(Warning: This story contains spoilers for the third episode of Amazon’s “Good Omens.”)
The historically-long cold open of the third episode of “Good Omens” shows just how often the angel Aziraphale (Michael Sheen) and demon Crowley (David Tennant) influenced events over their millennia of friendship. The two would meet in secret over their centuries of friendship, with one one of the most surprising get-togethers coming during one of William Shakespeare’s most famous plays.
Except that the debut of “Hamlet” didn’t go well as we all thought: It was a flop, because as Crowley put it, it’s one of the famed playwrights’ “gloomy ones.” It only ends up being successful because Crowley — doing Aziraphale’s work for him — performs a “miracle” to get people to show up. The scene wasn’t initially supposed to go like that, however, explains Neil Gaiman, who served as showrunner and co-wrote the novel “Good Omens” is based on.
“The original scene in The Globe, I didn’t have Shakespeare in it, didn’t really have that punchline or anything,” Gaiman tells TheWrap. But there was one problem: The scene was pushing them way over budget. And Complicating matters even further was they filmed the scene in the actual Globe Theatre in London, the first time the theatre was ever used to film a fictional scene. Gaiman and director Douglas Mackinnon only had a small window to film the scene.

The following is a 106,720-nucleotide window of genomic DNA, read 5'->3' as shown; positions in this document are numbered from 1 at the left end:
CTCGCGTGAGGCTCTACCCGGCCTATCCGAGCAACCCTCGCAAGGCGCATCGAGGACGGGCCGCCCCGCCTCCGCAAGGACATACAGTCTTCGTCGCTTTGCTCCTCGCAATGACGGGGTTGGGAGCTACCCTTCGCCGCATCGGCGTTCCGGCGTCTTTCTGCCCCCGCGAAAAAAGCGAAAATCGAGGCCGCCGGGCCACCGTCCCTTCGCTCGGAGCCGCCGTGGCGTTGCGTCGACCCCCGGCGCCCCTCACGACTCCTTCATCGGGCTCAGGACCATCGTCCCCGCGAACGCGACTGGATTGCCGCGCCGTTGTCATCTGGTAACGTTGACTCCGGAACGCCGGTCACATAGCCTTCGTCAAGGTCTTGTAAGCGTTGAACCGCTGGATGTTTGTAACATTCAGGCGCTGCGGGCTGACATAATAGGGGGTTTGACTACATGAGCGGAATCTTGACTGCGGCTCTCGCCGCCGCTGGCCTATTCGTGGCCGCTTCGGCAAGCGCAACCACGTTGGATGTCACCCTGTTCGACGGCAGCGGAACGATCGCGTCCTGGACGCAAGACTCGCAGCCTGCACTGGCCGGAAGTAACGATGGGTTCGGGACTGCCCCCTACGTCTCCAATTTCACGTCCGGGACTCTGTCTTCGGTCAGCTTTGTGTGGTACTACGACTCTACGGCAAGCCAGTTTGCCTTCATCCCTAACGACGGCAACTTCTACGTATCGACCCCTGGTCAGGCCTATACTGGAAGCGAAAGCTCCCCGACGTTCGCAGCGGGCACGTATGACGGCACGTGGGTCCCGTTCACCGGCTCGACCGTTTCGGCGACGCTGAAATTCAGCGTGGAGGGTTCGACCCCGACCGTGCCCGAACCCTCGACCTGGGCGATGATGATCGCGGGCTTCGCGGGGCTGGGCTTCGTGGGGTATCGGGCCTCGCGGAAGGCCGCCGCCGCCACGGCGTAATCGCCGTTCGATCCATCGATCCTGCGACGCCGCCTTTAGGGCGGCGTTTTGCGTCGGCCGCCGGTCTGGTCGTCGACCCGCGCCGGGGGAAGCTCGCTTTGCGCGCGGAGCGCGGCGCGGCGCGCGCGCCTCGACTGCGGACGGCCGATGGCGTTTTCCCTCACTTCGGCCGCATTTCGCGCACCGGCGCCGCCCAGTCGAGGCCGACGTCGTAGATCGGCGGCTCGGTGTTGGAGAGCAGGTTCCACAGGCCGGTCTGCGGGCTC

“They could only give us five hours one morning, total,” added Mackinnon. Gaiman explained that they would’ve needed “600 extras” to fill the theatre and had to look after them.
“Even if we could afford the crowd, I don’t think we could’ve gotten them in and out in that time and filmed them,” said Mackinnon. So Gaiman rewrote the scene to do it with nobody in the crowd.
“I thought about it for all of a second and there I said, ‘OK, would you like a rehearsal or a flop?’ and Douglass said ‘I would like a flop,’” said Gaiman, which is then when he decided to add an actor to play Shakespeare (Reece Shearsmith). “So I just sat down and wrote the scene going OK it needs to be a flop. That was how that scene happened.”
Added Mackinnon: “In the spirit of good film-making, we turned a disaster into an opportunity.”
The scene, like all of the others in the near-30 minute long cold open, was not from the book (save for a few brief footnotes). “What I discovered in writing that sequence is you could pick any time in human history, you can take Crowley and Aziraphale, you can stick them into it — not doing whatever their respective head office thinks they’re doing — and you have a story,” said Gaiman.